Like many of you I too spent my Saturday afternoon watching the live 6-hour broadcast of the Museum of the Confederacy’s Person of the Year: 1862 symposium on CSPAN-3 (Watch here). With a spring calendar that includes a documentary film shoot, multiple speaking engagements and a new book release, the last thing I want to do on a weekend is watch a bunch of Civil War historians wax the poetic about dead guys.
I couldn’t pass this one up as it boasted a line-up that included Robert K. Krick, David Blight, James McPherson, Jack Mountcastle, and Emory Thomas. Unfortunately, as much as I respect these guys and enjoyed their talks, I couldn’t help but notice the drastically apparent ‘one-dimensionality’ of the entire event. What you had at the end of the day was a bunch of old white people, sitting in an auditorium together, listening to a bunch of old white people. It was an uber-cliché…a Civil War seminar, held in Richmond Virginia, with no racial or age diversity in attendance. I wonder if anyone other than a Confederate could win.
In addition, it seemed a bit too ironic that CSPAN filled in the 40-minute ‘lunchtime’ period of the broadcast by replaying the ground breaking ceremony for the Smithsonian’s new National Museum of African American History and Culture. I wonder if that was a conscious decision. The only other moment of diversity was David Blight’s portion in which he nominated Frederick Douglass for his Person of the Year. The other nominees were Krick’s nomination of Stonewall Jackson, McPherson’s surprise pitch for David Farragut, Gen. Mountcastle’s selection of George McClellan and Emory’s predictable choice of Robert E. Lee. All five speakers did admirable jobs presenting their arguments (although I thought the winner actually had the weakest).
At the conclusion of the day’s lectures, a poll was held among the audience who elected Lee in a landslide as their Person of the Year: 1862. Surprised? Nope. BTW: Lincoln won the title the previous year ‘1861’.
In between the lectures each historian took phone calls from TV viewers. In a perfect demonstration of everything that is wrong with debating Civil War memory one African-American caller compared Robert E. Lee to the Nazi war criminal Joseph Mengele and argued that he should be dug up, burned, and have his ashes scattered. A Good Ol' Boy immediately dialed in and spent his 2-minutes defending Confederate history. One caller questioned Lincoln’s sexuality while another brought modern politics into the conversation while taking a jab at the Republican Party. Emory, who was hilariously witty lost a ton of points with me when he glossed over the issue of Lee’s racism and actually referred to him as an emancipator.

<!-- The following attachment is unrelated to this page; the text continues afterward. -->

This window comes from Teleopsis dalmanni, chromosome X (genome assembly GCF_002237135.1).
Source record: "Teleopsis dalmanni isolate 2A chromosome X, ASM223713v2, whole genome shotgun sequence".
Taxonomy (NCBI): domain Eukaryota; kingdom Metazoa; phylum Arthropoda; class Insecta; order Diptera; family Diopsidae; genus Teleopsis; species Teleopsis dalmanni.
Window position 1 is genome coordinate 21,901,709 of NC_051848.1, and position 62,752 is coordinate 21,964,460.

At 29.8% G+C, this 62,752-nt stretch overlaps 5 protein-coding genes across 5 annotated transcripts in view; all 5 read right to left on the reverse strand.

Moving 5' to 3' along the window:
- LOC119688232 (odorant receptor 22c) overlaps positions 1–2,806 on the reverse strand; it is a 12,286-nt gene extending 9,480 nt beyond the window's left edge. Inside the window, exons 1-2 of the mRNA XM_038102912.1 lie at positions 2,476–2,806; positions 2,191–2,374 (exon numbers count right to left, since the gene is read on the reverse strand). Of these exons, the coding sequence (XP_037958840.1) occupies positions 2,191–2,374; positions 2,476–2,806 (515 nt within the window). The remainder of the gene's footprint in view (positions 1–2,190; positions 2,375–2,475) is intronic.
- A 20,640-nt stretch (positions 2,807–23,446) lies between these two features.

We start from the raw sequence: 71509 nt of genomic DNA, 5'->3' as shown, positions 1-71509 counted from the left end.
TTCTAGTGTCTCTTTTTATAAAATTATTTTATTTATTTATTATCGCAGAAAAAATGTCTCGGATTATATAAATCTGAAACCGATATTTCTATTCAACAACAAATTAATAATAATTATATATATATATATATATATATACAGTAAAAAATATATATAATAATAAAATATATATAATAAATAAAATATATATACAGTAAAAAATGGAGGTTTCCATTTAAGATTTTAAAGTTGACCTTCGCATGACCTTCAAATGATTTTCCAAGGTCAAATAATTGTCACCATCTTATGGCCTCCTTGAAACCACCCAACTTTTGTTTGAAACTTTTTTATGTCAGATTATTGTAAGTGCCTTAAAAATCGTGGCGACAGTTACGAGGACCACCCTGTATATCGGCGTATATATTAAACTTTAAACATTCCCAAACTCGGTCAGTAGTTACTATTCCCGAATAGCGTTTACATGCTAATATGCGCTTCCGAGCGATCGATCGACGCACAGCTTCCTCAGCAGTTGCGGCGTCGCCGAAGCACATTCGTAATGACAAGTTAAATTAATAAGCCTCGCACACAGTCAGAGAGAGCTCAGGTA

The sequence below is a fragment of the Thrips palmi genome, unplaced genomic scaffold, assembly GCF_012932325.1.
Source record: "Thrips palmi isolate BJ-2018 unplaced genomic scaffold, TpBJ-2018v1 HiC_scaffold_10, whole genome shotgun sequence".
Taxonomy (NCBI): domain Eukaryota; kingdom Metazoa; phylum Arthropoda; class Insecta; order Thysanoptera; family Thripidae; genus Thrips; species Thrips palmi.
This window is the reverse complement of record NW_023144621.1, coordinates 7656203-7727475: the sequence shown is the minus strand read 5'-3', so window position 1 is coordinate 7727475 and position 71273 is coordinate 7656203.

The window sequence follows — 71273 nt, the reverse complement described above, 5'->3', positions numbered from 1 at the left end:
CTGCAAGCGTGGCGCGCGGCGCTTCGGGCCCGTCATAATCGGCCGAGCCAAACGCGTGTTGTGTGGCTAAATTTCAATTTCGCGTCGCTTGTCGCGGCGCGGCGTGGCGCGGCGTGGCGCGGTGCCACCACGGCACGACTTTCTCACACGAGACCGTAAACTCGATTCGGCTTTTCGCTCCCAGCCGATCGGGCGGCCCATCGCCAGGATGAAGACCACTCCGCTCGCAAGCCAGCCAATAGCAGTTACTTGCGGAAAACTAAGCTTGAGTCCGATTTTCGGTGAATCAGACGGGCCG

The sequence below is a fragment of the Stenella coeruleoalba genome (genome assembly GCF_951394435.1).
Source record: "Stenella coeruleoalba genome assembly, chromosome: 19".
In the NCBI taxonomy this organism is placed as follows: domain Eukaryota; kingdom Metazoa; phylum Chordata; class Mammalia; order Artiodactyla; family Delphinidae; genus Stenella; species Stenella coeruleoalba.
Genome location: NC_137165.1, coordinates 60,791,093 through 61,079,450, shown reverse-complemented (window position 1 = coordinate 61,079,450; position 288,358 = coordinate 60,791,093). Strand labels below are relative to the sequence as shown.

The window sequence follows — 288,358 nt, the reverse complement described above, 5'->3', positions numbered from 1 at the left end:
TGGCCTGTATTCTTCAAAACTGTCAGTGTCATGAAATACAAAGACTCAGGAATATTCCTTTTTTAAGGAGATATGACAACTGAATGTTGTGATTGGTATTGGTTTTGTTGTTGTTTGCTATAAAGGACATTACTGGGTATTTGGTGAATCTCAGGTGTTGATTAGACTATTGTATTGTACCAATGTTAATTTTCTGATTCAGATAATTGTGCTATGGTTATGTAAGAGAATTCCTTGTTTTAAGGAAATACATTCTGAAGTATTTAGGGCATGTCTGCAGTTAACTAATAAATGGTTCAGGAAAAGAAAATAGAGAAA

That said, the fact that I was able to simultaneously watch a Civil War Sesquicentennial symposium and the ground breaking ceremony for an African-American history museum reminded me how great it is to be a historian in 2012, witnessing all of the growth in the nation’s efforts for historical preservation and presentation. I seem to constantly forget that.
Kevin Levin over at Civil War Memory was the first in the blogosphere to post about the MOC event and I could not agree with him more. He recommends that the committee assemble “a panel of younger historians, whose choices may not be so predictable.” He adds that “You have to include at least one woman and an African American. In short, perspective is everything when it comes to these kinds of events.”
It would be nice to see more diverse participants and attendees. It’s definitely time for that. The fact that Robert E. Lee won was a total disappointment for me. Looking at the audience I couldn’t help but feel that they would pick him no matter who was on the ballot. I would even predict that if you nominated Lee next year under the same circumstances he would win again.
This is not a slight at Lee, nor toward the people who participated in the event, but rather a criticism of the lack of diversity represented there. I would like to see them market these events towards a broader demographic and change the election's focus to be “The most unpredictable person of the year.” That would stir things up.
At the end of his post Kevin asked who would you nominate and named Benjamin Butler as his pick. I’m going way out of the box and selecting Ambrose Powell Hill. What!? Yes, here is my quick and dirty 6th-degrees of Kevin Bacon argument: A.P. Hill ordered one of the most amazing quick-step marches from Harpers Ferry to Sharpsburg, arriving in the ’11th hour’ of the Battle of Antietam, ultimately saving Lee’s Army of Northern Virginia from destruction and forcing a tactical ‘stalemate’.’ The repercussions of the outcome of the Battle of Antietam ultimately influenced President Abraham Lincoln to finally issue the Emancipation Proclamation. A.P. Hill’s actions at Sharpsburg therefore affected BOTH sides of the conflict tremendously and turned the entire focus of the war in 1862.
Yeah I know it’s a stretch, but definitely an unpredictable nominee. Let's hope that we see some surprises next year when they elect their Person of the Year: 1863.